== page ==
Gulf Business


The Asian nation offers new hope for tech investors amidst a fundraisin­g blitz


July marked a watershed for technology startups in India, as a record bout of fundraisin­g shifted attention to the world’s secondmost populous market, just as investors were becoming spooked by a crackdown on internet companies in China. Food-delivery app Zomato became the nation’s first unicorn to make its stock-market debut, raising $1.3bn with backing from Morgan Stanley, Tiger Global and Fidelity Investment­s. The parent of digital payments startup Paytm filed a draft prospectus for what could be India’s biggest IPO at $2.2bn, while retailer Flipkart Online Services raised $3.6bn at a $38bn valuation, a record funding round for an Indian startup.

“Indian entreprene­urs have been quietly building startups for a decade now, the country’s internet infrastruc­ture has vastly improved in that time and there’s a very good appetite for tech stocks globally,” said Hans Tung, the Silicon Valley-based managing partner of GGV Capital, which manages $9.2bn in assets. “Investors are beginning to see the huge upside and they expect India to be a China.”

Lenskart, an online retailer for eyewear, also said that it raised $220m from investors including Singapore’s Temasek Holdings and Falcon Edge Capital. It raised money earlier from KKR & Co and Japan’s SoftBank Group.

Unlike China, where online usage is much more developed, many of India’s 625 million internet users are just dipping their toes into the world of video streaming, social networking and e-commerce. Opportunit­ies in online shopping are particular­ly attractive, as e-commerce accounts for less than 3 per cent of retail transactio­ns. Tech startups in India are still paying to build supply chain and delivery networks.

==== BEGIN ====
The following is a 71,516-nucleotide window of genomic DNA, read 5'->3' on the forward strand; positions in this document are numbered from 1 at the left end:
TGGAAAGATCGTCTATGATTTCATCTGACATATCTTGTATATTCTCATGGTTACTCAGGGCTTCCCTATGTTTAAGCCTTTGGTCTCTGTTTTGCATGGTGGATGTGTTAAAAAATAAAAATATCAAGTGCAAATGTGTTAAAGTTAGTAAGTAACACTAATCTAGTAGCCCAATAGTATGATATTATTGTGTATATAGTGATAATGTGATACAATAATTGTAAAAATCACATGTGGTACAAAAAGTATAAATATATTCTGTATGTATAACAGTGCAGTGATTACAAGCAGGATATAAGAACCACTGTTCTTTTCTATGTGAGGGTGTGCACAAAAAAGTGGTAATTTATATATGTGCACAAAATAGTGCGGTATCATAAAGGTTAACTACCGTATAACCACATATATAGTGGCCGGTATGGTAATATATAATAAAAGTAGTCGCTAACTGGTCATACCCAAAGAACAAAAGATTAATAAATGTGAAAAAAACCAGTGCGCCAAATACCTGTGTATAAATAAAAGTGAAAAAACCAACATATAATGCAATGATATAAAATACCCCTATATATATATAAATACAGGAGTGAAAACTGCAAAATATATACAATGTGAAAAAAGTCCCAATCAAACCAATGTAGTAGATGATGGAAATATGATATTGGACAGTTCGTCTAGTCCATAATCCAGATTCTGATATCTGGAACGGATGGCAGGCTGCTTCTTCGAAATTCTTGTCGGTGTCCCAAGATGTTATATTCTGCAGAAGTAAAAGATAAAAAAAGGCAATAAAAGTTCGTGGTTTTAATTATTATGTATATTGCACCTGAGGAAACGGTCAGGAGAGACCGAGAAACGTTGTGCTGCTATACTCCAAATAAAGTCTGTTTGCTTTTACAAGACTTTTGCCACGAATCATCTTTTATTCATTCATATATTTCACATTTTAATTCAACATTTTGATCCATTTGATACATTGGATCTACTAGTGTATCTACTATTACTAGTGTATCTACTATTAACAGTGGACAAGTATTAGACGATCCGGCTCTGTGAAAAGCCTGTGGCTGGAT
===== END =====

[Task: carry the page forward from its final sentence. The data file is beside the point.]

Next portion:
India’s population is expected to overtake China’s this decade and the mood now among investors could not be more different in the neighbouri­ng nations. China is reining in its tech companies, wiping over $800bn off market valuations from a February peak and shaving billions off the net worth of its most famous entreprene­urs. This month, the government abruptly pulled ride-hailing service Didi Global from app stores, months after regulators forced Jack Ma’s Ant Group to halt a blockbuste­r IPO at the eleventh hour. The clampdown is expected to continue, as regulators curb the power of internet companies and wrest back control of user data.

Indian tech companies “can attract global investors who’ve burnt their hands in Chinese tech companies,” said Nilesh Shah, group president and managing director at Kotak Mahindra Asset Management in Mumbai. The successful listing of a few loss-making startups could lead to re-rating of many existing companies and send the market higher, he said.


India had a record $6.3bn of funding and deals for technology startups in the second quarter, while funding to China-based companies dropped 18 per cent from a peak of $27.7bn in the fourth quarter of 2020, according to data from research firm CB Insights.

Flipkart, one of India’s two dominant e-commerce players along with, is among a slew of startups planning to tap public markets in the next 24 months, with a line-up that includes insurance marketplac­e Policybaza­ar’s parent ETechAces Marketing & Consulting, logistics provider Delhivery and ANI Technologi­es’ Ola ride-hailing service. The IPOs will give retail investors a chance to own a stake in the startups, which had been available only to global private investors.